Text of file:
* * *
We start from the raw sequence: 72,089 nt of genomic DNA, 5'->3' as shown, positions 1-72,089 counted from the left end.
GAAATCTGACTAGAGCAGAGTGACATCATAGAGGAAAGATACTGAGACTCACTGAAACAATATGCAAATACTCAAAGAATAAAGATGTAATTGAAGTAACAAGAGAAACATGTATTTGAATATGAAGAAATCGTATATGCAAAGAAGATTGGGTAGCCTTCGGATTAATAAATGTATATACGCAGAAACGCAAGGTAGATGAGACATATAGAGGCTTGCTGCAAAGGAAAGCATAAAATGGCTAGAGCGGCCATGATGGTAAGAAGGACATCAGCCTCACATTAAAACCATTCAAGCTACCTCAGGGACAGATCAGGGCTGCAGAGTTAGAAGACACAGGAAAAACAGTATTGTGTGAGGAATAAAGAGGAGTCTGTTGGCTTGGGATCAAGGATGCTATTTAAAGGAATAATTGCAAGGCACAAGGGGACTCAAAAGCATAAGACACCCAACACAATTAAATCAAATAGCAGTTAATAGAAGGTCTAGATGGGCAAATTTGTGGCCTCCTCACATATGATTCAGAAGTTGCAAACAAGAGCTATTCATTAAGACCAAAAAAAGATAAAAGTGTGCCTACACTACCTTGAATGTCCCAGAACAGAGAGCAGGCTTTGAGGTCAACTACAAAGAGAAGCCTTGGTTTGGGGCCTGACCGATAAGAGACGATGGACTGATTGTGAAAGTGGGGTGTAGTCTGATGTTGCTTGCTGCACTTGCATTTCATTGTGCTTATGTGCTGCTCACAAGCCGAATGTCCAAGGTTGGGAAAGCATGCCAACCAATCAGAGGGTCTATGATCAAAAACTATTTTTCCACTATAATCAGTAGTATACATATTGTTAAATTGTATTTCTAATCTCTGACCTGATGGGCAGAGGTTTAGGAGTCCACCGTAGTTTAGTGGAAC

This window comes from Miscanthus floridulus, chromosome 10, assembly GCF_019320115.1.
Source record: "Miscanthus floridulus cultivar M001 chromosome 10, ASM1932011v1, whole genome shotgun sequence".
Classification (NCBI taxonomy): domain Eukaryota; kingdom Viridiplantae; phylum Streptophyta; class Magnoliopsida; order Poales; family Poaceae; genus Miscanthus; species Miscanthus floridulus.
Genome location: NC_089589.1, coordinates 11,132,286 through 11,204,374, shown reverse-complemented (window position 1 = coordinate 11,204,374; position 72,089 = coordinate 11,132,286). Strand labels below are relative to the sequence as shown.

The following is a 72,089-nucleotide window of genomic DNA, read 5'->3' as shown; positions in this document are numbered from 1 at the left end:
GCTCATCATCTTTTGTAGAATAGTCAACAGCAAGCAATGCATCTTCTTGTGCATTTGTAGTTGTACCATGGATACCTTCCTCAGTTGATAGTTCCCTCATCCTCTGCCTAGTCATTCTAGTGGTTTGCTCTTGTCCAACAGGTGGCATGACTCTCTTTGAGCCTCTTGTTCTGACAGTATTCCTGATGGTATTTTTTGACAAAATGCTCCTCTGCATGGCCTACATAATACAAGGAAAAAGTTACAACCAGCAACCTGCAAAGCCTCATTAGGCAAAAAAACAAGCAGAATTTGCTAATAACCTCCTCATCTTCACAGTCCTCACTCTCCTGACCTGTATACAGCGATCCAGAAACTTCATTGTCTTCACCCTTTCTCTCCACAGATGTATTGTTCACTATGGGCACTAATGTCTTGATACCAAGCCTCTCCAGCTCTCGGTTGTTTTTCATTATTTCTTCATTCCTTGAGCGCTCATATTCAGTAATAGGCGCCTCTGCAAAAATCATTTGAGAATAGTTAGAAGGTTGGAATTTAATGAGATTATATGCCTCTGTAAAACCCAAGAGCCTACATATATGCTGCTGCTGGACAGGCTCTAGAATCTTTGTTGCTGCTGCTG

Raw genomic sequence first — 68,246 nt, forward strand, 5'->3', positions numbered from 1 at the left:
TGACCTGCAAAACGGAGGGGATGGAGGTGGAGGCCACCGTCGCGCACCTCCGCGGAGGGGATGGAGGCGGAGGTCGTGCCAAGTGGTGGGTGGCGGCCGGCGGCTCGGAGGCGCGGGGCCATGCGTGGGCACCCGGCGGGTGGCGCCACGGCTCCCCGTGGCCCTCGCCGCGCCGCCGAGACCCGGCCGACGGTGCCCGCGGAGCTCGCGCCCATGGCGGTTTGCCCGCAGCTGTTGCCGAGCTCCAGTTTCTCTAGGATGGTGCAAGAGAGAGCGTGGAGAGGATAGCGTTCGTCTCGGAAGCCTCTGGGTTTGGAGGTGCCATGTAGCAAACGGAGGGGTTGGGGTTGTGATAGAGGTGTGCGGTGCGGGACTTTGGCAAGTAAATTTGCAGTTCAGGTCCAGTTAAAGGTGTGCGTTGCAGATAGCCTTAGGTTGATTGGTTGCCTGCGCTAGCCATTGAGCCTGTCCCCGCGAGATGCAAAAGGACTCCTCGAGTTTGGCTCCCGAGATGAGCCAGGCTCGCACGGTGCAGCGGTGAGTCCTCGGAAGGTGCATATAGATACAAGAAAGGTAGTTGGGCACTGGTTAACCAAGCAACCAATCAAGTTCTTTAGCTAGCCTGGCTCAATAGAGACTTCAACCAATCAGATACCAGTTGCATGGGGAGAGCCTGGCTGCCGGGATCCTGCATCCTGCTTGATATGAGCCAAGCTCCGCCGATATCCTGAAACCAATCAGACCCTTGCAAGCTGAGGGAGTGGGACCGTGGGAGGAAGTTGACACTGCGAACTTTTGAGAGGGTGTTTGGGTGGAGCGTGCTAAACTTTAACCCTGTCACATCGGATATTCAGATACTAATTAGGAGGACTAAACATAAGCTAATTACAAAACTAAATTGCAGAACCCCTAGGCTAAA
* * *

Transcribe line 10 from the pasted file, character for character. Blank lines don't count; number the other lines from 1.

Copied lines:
TGACCTGCAAAACGGAGGGGATGGAGGTGGAGGCCACCGTCGCGCACCTCCGCGGAGGGGATGGAGGCGGAGGTCGTGCCAAGTGGTGGGTGGCGGCCGGCGGCTCGGAGGCGCGGGGCCATGCGTGGGCACCCGGCGGGTGGCGCCACGGCTCCCCGTGGCCCTCGCCGCGCCGCCGAGACCCGGCCGACGGTGCCCGCGGAGCTCGCGCCCATGGCGGTTTGCCCGCAGCTGTTGCCGAGCTCCAGTTTCTCTAGGATGGTGCAAGAGAGAGCGTGGAGAGGATAGCGTTCGTCTCGGAAGCCTCTGGGTTTGGAGGTGCCATGTAGCAAACGGAGGGGTTGGGGTTGTGATAGAGGTGTGCGGTGCGGGACTTTGGCAAGTAAATTTGCAGTTCAGGTCCAGTTAAAGGTGTGCGTTGCAGATAGCCTTAGGTTGATTGGTTGCCTGCGCTAGCCATTGAGCCTGTCCCCGCGAGATGCAAAAGGACTCCTCGAGTTTGGCTCCCGAGATGAGCCAGGCTCGCACGGTGCAGCGGTGAGTCCTCGGAAGGTGCATATAGATACAAGAAAGGTAGTTGGGCACTGGTTAACCAAGCAACCAATCAAGTTCTTTAGCTAGCCTGGCTCAATAGAGACTTCAACCAATCAGATACCAGTTGCATGGGGAGAGCCTGGCTGCCGGGATCCTGCATCCTGCTTGATATGAGCCAAGCTCCGCCGATATCCTGAAACCAATCAGACCCTTGCAAGCTGAGGGAGTGGGACCGTGGGAGGAAGTTGACACTGCGAACTTTTGAGAGGGTGTTTGGGTGGAGCGTGCTAAACTTTAACCCTGTCACATCGGATATTCAGATACTAATTAGGAGGACTAAACATAAGCTAATTACAAAACTAAATTGCAGAACCCCTAGGCTAAA